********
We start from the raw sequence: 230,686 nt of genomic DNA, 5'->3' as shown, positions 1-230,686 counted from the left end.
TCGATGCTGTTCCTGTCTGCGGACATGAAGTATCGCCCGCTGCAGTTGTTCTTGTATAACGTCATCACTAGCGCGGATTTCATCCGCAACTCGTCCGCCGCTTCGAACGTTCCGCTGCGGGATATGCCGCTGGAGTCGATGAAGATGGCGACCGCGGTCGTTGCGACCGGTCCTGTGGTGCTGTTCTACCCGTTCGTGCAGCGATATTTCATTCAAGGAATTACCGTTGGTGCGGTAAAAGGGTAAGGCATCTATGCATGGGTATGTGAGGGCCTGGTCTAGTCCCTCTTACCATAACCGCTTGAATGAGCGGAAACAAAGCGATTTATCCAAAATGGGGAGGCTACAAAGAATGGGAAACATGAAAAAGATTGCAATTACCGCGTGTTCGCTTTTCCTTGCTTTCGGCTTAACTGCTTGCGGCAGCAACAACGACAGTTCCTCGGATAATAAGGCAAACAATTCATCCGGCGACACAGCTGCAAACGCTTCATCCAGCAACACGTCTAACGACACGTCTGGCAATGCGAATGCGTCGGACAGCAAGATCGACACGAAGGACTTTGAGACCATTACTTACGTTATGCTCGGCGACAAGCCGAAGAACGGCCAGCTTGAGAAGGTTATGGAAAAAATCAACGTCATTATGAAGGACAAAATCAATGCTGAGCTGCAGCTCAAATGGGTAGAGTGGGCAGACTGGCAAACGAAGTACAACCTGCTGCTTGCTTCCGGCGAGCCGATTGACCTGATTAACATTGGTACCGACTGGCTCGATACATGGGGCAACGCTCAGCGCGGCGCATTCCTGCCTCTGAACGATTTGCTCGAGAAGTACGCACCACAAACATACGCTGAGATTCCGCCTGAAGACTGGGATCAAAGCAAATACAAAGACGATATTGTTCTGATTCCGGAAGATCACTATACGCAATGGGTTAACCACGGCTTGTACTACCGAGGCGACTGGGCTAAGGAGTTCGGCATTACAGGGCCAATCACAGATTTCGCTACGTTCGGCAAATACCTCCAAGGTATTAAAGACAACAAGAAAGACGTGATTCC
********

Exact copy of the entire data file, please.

We start from the raw sequence: 230,686 nt of genomic DNA, 5'->3' as shown, positions 1-230,686 counted from the left end.
TCGATGCTGTTCCTGTCTGCGGACATGAAGTATCGCCCGCTGCAGTTGTTCTTGTATAACGTCATCACTAGCGCGGATTTCATCCGCAACTCGTCCGCCGCTTCGAACGTTCCGCTGCGGGATATGCCGCTGGAGTCGATGAAGATGGCGACCGCGGTCGTTGCGACCGGTCCTGTGGTGCTGTTCTACCCGTTCGTGCAGCGATATTTCATTCAAGGAATTACCGTTGGTGCGGTAAAAGGGTAAGGCATCTATGCATGGGTATGTGAGGGCCTGGTCTAGTCCCTCTTACCATAACCGCTTGAATGAGCGGAAACAAAGCGATTTATCCAAAATGGGGAGGCTACAAAGAATGGGAAACATGAAAAAGATTGCAATTACCGCGTGTTCGCTTTTCCTTGCTTTCGGCTTAACTGCTTGCGGCAGCAACAACGACAGTTCCTCGGATAATAAGGCAAACAATTCATCCGGCGACACAGCTGCAAACGCTTCATCCAGCAACACGTCTAACGACACGTCTGGCAATGCGAATGCGTCGGACAGCAAGATCGACACGAAGGACTTTGAGACCATTACTTACGTTATGCTCGGCGACAAGCCGAAGAACGGCCAGCTTGAGAAGGTTATGGAAAAAATCAACGTCATTATGAAGGACAAAATCAATGCTGAGCTGCAGCTCAAATGGGTAGAGTGGGCAGACTGGCAAACGAAGTACAACCTGCTGCTTGCTTCCGGCGAGCCGATTGACCTGATTAACATTGGTACCGACTGGCTCGATACATGGGGCAACGCTCAGCGCGGCGCATTCCTGCCTCTGAACGATTTGCTCGAGAAGTACGCACCACAAACATACGCTGAGATTCCGCCTGAAGACTGGGATCAAAGCAAATACAAAGACGATATTGTTCTGATTCCGGAAGATCACTATACGCAATGGGTTAACCACGGCTTGTACTACCGAGGCGACTGGGCTAAGGAGTTCGGCATTACAGGGCCAATCACAGATTTCGCTACGTTCGGCAAATACCTCCAAGGTATTAAAGACAACAAGAAAGACGTGATTCC